Saturday, May 14, 2016

Gas Giant Moons

A previous post talked about how Earth’s moon might not have been formed from a circumplanetary disk, but instead at a Lagrangian point in the planetary disk, specifically as another condensation of mass in the band of gas and particles at the orbital radius of the Earth. Then it migrated, impacted, and what remained did not have enough energy to escape the gravitational pull of the Earth, so it remained as a satellite. Having co-rotational velocity means it would impact with a relatively slow velocity, all the better to form a satellite rather than escaping into the distance.

What about other moons, using those in our solar system as examples? If, for example, Galilean moons initially formed in the band of gas at Jupiter's orbital radius, at the Lagrangian points or between two other moons, say Europa between Callisto and Ganymede, and one by one they migrated toward Jupiter, what would happen? How could they switch from being co-orbiting planetesimals to being planetary satellites? Crashing into the upper atmosphere of the planet would certainly tend to do that. What has to happen for something to be captured in orbit is for the velocity to be reduced, as by gas drag, and then the orbit circularized or for smaller objects, the perijove has to be raised so it doesn’t continue to enter the upper atmosphere.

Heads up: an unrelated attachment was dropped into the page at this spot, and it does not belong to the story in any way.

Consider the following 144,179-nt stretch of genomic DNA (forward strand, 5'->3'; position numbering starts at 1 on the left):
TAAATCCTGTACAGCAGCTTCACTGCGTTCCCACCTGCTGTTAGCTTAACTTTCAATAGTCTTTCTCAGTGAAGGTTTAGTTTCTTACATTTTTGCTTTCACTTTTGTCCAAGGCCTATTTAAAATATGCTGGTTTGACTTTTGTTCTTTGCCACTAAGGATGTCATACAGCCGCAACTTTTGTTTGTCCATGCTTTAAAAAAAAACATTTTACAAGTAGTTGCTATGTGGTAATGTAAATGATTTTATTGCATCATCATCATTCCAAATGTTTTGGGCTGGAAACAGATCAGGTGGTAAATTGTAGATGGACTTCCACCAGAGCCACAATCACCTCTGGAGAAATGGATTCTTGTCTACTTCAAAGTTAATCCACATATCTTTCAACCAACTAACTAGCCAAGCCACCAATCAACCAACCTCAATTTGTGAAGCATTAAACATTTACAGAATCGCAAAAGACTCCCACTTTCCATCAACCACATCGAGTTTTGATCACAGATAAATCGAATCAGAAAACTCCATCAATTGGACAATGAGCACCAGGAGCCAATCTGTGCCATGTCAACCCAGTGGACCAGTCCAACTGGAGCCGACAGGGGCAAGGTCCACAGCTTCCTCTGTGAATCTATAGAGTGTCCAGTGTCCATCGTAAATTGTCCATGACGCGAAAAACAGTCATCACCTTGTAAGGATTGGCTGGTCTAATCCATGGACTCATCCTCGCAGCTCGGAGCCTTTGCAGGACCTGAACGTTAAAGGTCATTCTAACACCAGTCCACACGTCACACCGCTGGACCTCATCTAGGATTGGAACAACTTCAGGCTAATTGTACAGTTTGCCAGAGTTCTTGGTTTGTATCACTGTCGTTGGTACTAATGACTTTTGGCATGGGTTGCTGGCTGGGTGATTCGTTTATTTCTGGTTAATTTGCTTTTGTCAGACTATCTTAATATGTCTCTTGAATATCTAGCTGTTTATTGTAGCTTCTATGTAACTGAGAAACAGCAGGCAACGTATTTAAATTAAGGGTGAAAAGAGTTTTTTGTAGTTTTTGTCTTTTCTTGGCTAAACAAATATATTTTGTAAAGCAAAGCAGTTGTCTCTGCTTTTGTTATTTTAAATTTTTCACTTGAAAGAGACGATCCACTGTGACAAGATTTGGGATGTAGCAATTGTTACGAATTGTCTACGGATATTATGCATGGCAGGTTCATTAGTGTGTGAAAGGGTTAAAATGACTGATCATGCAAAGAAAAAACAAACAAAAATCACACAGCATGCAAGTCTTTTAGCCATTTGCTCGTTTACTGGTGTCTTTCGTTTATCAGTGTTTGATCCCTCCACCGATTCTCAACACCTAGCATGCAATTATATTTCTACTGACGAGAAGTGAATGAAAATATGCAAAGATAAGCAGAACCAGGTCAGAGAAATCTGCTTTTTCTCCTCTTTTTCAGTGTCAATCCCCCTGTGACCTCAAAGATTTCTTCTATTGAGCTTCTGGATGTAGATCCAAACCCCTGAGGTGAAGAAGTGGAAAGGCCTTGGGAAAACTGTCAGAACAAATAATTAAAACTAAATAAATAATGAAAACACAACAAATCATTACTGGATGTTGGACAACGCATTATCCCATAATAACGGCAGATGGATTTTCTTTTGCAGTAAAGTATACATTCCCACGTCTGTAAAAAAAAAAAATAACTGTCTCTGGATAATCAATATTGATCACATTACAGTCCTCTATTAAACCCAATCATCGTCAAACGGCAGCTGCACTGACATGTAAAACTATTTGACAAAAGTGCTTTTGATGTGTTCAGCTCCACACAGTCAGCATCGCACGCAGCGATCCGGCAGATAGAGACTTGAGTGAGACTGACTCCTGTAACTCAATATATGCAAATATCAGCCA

Tides are often blamed for orbit circularization. A planet that rotates faster than the orbital period of a satellite will tend to circularize it, as the most velocity transfer occurs near the perijove. Adding velocity at the lowest part of the orbit will push that part outward, as more velocity means more distance. The semi-major axis of the elliptical orbit would increase, but this would also mean that the orbit would shift toward the perijove, lowering the apojove.

Having a deep atmosphere means that there is plenty of opportunity for tidal interactions. On Earth we are familiar with oceanic tides, but there is also one in the atmosphere. It doesn’t amount to much because Earth’s atmosphere is not massive compared to the planet or the ocean, much less than one percent of the ocean’s mass. But on a gas giant, a huge portion of the mass of the planet is atmosphere, just waiting for some nice satellite to come along and tug on it.

There is nothing preventing bodies from elsewhere in the solar system, not in the planet’s original disk nor in a disk around the planet, from being captured; it is simply a bit chancier. All of the non-Galilean satellites of Jupiter are small, and most of them have orbits which are not circular at all, even not prograde or in the equatorial plane around the planet. A large planet coming from a co-orbital location does not have to wind up in the equatorial plane of the planet, at first, but if the planet is rotating rapidly, it will be an oblate spheroid, and that means that there is more gravitational tugging near the equator, so the orbital plane may slowly tilt down toward the equatorial plane as it circularizes. Small intruding satellites might lose their solar orbital velocity, dropping it down to jovian orbital velocity, if they caught some gas drag in the upper reaches of the atmosphere, or perhaps, less likely, got a gravitational slingshot hit from passing near one of the large moons.